IP Essentials: Q&A Series


How long will my trademark registration last?

Q How are trademark strengths determined? A The strongest trademarks are made of words that are not descriptive of the goods or services being offered under that particular trademark. • Made up words (such as Google for search services, or Rolex for watches) provide the strongest trademark • Words that are taken out of context (such as Apple for computers). • Words that are not descriptive but are suggestive of the good or service can generally be registered, but they are not quite as strong (such as LinkedIn for networking community or Netflix for streaming services). • Words that are descriptive of a product or services that are being offered may receive trademark protection only if it acquires secondary meaning (Burger King for burgers, Coca Cola for a cola drink made from coca leaves). • Generic words are not registerable to trademark for those goods or services associated with that particular generic word (e.g. “Apple” for a business selling apples is too generic). Q Why should I register my trademark? A Under the common law, a trademark may be protectable, locally, as soon as it is adopted by the user (assuming there are no prior users). However, federal registration of a trademark gives the owner a nation-wide right of priority in the trademark, access to federal jurisdiction, and provides the owner a presumption of trademark validity. Registration requires an application and examination to confirm that there are no prior, confusingly similar uses of the trademark.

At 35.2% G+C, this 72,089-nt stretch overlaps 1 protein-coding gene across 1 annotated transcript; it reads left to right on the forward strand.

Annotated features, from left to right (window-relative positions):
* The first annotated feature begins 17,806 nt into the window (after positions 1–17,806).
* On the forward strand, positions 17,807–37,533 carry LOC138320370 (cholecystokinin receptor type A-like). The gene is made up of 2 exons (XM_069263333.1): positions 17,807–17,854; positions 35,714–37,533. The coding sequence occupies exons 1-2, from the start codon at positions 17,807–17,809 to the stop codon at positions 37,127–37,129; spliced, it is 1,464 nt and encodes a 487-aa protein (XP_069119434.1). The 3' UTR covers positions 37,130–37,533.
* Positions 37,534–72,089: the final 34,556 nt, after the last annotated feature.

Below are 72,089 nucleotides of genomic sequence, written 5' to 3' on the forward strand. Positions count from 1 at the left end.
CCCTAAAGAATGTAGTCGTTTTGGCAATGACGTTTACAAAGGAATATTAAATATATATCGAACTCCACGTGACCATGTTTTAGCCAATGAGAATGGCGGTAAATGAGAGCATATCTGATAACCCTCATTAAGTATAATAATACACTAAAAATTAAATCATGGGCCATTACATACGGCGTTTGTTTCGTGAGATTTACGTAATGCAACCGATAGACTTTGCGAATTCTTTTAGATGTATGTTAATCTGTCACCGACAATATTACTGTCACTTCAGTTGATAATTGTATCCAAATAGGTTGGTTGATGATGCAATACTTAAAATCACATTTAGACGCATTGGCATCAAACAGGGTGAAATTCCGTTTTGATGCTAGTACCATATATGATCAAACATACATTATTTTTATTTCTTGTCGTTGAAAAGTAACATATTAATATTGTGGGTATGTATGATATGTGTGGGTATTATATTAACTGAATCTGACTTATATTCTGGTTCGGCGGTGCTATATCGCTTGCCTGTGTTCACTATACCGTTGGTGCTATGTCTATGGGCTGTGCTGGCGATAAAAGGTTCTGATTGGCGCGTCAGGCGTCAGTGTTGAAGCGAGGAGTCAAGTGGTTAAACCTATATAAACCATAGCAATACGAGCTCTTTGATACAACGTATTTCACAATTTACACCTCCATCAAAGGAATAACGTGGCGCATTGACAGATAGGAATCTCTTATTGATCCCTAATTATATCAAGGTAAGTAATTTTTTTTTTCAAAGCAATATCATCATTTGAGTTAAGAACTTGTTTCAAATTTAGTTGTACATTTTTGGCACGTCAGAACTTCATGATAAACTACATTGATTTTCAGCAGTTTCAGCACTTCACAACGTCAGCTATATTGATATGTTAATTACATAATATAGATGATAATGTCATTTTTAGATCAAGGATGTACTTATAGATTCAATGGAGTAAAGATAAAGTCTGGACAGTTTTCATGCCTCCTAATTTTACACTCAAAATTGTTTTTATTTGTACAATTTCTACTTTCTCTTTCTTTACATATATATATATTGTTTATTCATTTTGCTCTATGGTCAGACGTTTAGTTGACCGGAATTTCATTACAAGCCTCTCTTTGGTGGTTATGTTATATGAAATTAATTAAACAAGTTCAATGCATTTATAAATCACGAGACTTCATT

Q My business has one physical location— should I register my trademark federally? A Federal registration is only available for trademarks that have been used in interstate commerce (across state or national boundaries). However, an applicant who intends to use a trademark in interstate commerce may apply for registration. You may apply for a federal registration, if you are conducting your business online. The application is examined and may become registered once the mark has been used in interstate commerce. Q What is trademark infringement? A Trademark infringement occurs when another party uses the same or similar trademark


A common law trademark will last as long as the trade- mark continues to serve as a source identifier to the relevant population. A trademark reg- istration is po- tentially per- petual as well, but it must be renewed every ten years.

in a manner that causes a “likelihood of consumer confusion.” Courts look at several factors to assess the




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